Caf president Ahmad Ahmad has declined to respond to questions on the safety of Cameroon’s 2019 Afcon hosting rights.
The central African country’s capacity to successfully host an expanded 24-team tournament has come under scrutiny after they were initially handed rights to organise the tournament with 16 teams in 2014.
With massive infrastructural upgrades needed to handle a 24-team Afcon, Cameroon are only left with 10 months before staging the rescheduled June/July tournament.
Speculation that Cameroon could lose the rights or the idea of co-hosting with one of their neighbours has now heightened.
But Ahmad said he will only be open to discuss Cameroon’s fate during September’s Caf extraordinary congress in the Egyptian resort town of Sharm El Sheikh.
The Caf boss’ position is most likely to fuel speculation in the next few weeks.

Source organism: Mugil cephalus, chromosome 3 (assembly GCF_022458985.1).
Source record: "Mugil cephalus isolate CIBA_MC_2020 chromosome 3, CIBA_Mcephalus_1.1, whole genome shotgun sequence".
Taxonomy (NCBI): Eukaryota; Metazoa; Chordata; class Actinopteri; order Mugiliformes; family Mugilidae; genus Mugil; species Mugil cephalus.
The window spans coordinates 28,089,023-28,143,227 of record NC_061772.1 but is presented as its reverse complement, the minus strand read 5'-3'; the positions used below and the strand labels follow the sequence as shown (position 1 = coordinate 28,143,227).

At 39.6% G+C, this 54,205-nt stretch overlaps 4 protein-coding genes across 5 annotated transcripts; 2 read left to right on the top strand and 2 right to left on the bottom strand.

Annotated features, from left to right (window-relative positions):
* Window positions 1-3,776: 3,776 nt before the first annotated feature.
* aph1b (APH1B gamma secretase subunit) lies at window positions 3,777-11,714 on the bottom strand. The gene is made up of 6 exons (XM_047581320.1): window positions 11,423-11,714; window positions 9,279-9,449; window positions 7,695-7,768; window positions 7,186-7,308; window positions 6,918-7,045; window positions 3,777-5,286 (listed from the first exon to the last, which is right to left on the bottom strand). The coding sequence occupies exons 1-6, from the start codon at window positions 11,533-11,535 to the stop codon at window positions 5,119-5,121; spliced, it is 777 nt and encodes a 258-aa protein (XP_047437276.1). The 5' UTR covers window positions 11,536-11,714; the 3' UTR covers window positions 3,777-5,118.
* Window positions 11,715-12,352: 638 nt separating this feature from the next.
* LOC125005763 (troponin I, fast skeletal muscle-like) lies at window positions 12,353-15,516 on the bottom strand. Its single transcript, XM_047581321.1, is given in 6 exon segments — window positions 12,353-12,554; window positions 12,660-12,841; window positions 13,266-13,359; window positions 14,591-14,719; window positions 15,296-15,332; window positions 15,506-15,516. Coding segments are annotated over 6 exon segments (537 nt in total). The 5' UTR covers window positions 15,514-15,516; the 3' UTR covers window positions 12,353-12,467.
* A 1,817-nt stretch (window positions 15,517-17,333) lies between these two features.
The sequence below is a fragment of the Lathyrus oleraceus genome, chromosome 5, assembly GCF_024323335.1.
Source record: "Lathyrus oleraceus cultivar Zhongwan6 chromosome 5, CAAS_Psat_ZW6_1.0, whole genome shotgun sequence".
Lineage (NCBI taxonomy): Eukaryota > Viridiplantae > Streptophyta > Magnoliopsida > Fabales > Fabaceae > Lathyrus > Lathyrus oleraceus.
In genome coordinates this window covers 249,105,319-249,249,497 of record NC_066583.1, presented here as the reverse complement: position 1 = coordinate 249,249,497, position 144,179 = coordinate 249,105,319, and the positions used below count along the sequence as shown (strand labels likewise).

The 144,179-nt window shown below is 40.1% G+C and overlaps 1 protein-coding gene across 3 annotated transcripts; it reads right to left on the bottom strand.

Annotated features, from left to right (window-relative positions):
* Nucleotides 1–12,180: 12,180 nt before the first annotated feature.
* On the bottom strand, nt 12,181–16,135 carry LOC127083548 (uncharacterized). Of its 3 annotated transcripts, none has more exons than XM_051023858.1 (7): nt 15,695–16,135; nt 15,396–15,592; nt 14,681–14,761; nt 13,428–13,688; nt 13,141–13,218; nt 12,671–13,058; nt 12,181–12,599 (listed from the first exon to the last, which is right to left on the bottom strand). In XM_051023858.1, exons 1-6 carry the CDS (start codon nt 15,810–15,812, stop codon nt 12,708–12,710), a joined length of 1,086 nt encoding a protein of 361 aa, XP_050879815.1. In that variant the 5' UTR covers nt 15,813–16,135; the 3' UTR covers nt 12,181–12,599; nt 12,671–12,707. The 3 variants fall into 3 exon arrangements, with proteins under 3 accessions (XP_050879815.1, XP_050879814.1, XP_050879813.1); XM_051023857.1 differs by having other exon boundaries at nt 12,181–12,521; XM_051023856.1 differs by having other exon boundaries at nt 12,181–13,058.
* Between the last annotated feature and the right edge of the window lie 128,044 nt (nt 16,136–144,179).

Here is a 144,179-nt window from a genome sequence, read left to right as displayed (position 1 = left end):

“I don’t like to talk about Afcon (2019) because we are here for the Under-17. Give me a question about this tournament, I am here for that. Next time come in Sharm El Sheikh. We will have an executive committee meeting and an extraordinary congress. We can (then) talk about everything on African football,” Ahmad told SABC Sport.
If Cameroon are deemed not ready, the option to hand the hosting rights to other countries might not be ruled out.
North African countries with more developed infrastructure to handle an expanded Afcon could be considered, together with South Africa, who successfully staged the 2010 Fifa World Cup.
But having hosted the eight-team 2016 Africa Women Cup of Nations, Cameroon could be confident of their stadia and accommodation infrastructure as well as transport networks.